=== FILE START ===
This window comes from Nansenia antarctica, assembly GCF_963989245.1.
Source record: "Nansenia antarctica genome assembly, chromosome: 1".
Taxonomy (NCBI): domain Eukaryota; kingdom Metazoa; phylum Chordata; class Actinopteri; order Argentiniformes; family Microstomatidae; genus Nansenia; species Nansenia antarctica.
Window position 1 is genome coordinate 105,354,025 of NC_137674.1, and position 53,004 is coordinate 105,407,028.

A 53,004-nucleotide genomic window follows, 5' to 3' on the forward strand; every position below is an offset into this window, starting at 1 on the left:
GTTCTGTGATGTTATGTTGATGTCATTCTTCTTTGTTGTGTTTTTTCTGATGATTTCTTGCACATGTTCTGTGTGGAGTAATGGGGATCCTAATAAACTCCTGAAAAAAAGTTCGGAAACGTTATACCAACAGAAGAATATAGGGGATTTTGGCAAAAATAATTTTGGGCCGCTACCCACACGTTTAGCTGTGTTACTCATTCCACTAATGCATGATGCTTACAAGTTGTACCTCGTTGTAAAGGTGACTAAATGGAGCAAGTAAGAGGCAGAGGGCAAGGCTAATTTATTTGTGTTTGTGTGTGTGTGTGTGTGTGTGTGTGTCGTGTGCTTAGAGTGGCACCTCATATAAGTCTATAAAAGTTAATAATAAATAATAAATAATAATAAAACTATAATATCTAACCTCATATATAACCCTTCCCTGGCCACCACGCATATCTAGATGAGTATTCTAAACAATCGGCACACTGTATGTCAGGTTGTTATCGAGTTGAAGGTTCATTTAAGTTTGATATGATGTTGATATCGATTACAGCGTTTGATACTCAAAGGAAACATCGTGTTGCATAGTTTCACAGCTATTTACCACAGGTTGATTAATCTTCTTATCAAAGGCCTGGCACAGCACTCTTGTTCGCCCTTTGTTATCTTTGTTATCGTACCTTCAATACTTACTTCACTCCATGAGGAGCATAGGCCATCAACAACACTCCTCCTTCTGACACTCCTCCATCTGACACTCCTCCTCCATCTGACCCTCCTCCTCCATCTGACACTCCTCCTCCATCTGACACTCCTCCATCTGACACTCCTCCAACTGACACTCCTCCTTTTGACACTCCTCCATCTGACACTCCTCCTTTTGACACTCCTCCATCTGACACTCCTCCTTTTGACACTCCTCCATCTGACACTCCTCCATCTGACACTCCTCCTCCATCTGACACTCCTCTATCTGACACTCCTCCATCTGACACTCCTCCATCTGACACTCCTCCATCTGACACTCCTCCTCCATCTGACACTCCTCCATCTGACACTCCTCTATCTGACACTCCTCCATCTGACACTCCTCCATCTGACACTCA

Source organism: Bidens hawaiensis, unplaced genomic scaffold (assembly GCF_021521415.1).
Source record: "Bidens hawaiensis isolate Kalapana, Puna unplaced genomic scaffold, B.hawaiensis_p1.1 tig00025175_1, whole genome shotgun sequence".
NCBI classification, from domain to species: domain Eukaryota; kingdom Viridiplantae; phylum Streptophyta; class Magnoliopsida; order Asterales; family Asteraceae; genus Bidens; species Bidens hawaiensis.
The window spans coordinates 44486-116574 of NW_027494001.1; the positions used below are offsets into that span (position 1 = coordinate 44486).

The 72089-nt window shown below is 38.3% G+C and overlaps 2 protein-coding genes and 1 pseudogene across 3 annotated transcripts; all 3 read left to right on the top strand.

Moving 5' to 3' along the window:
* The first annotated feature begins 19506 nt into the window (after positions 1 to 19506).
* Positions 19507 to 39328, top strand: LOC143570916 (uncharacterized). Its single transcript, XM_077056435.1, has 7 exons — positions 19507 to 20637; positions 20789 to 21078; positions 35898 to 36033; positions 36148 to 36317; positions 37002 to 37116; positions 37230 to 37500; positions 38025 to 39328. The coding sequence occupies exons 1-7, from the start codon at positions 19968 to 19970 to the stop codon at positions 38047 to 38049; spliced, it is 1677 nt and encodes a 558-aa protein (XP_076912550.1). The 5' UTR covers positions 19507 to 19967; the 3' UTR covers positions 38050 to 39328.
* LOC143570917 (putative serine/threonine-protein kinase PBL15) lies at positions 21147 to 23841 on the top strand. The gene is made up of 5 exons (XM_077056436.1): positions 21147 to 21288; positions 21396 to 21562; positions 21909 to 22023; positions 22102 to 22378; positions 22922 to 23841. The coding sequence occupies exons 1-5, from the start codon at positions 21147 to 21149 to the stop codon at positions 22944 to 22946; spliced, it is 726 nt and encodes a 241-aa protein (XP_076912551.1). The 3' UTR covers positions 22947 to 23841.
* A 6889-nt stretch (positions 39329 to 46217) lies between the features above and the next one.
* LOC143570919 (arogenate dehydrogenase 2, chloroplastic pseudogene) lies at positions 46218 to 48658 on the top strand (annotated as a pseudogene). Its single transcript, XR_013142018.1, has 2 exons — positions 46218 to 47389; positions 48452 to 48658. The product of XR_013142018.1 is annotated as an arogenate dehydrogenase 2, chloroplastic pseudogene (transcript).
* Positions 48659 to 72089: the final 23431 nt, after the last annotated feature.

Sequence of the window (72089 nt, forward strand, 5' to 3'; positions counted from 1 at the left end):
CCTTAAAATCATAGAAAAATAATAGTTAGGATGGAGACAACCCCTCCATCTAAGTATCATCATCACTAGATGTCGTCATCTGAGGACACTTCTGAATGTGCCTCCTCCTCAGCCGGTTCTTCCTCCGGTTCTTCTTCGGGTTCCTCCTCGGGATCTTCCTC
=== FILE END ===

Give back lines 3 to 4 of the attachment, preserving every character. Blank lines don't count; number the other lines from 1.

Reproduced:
Taxonomy (NCBI): domain Eukaryota; kingdom Metazoa; phylum Chordata; class Actinopteri; order Argentiniformes; family Microstomatidae; genus Nansenia; species Nansenia antarctica.
Window position 1 is genome coordinate 105,354,025 of NC_137674.1, and position 53,004 is coordinate 105,407,028.